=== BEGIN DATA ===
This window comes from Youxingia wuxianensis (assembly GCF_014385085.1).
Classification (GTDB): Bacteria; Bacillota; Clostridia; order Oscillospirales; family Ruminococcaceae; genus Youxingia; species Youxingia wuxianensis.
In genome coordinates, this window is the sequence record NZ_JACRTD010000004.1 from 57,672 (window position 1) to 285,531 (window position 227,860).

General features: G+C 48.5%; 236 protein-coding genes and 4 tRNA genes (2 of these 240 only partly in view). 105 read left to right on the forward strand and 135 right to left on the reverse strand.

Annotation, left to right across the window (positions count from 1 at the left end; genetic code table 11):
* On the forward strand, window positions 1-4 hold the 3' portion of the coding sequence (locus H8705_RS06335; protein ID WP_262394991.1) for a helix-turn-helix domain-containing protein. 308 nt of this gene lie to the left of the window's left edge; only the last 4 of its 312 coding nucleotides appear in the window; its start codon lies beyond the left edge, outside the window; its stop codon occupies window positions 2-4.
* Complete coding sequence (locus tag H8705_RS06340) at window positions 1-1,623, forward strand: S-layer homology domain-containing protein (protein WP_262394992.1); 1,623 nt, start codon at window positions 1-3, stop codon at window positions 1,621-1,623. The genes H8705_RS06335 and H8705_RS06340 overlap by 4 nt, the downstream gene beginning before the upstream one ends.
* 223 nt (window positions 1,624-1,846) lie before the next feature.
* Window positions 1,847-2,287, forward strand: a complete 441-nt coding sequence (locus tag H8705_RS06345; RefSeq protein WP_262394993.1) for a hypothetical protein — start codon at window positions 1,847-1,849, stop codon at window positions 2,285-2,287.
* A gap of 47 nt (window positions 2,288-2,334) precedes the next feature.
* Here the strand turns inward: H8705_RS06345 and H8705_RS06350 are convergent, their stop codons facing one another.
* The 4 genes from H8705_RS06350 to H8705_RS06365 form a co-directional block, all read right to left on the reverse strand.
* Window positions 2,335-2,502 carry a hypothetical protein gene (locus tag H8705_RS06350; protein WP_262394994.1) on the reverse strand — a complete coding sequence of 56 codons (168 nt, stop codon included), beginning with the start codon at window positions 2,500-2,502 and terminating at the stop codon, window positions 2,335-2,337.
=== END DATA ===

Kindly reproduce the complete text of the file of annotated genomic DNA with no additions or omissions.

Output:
This window comes from Youxingia wuxianensis (assembly GCF_014385085.1).
Classification (GTDB): Bacteria; Bacillota; Clostridia; order Oscillospirales; family Ruminococcaceae; genus Youxingia; species Youxingia wuxianensis.
In genome coordinates, this window is the sequence record NZ_JACRTD010000004.1 from 57,672 (window position 1) to 285,531 (window position 227,860).

General features: G+C 48.5%; 236 protein-coding genes and 4 tRNA genes (2 of these 240 only partly in view). 105 read left to right on the forward strand and 135 right to left on the reverse strand.

Annotation, left to right across the window (positions count from 1 at the left end; genetic code table 11):
* On the forward strand, window positions 1-4 hold the 3' portion of the coding sequence (locus H8705_RS06335; protein ID WP_262394991.1) for a helix-turn-helix domain-containing protein. 308 nt of this gene lie to the left of the window's left edge; only the last 4 of its 312 coding nucleotides appear in the window; its start codon lies beyond the left edge, outside the window; its stop codon occupies window positions 2-4.
* Complete coding sequence (locus tag H8705_RS06340) at window positions 1-1,623, forward strand: S-layer homology domain-containing protein (protein WP_262394992.1); 1,623 nt, start codon at window positions 1-3, stop codon at window positions 1,621-1,623. The genes H8705_RS06335 and H8705_RS06340 overlap by 4 nt, the downstream gene beginning before the upstream one ends.
* 223 nt (window positions 1,624-1,846) lie before the next feature.
* Window positions 1,847-2,287, forward strand: a complete 441-nt coding sequence (locus tag H8705_RS06345; RefSeq protein WP_262394993.1) for a hypothetical protein — start codon at window positions 1,847-1,849, stop codon at window positions 2,285-2,287.
* A gap of 47 nt (window positions 2,288-2,334) precedes the next feature.
* Here the strand turns inward: H8705_RS06345 and H8705_RS06350 are convergent, their stop codons facing one another.
* The 4 genes from H8705_RS06350 to H8705_RS06365 form a co-directional block, all read right to left on the reverse strand.
* Window positions 2,335-2,502 carry a hypothetical protein gene (locus tag H8705_RS06350; protein WP_262394994.1) on the reverse strand — a complete coding sequence of 56 codons (168 nt, stop codon included), beginning with the start codon at window positions 2,500-2,502 and terminating at the stop codon, window positions 2,335-2,337.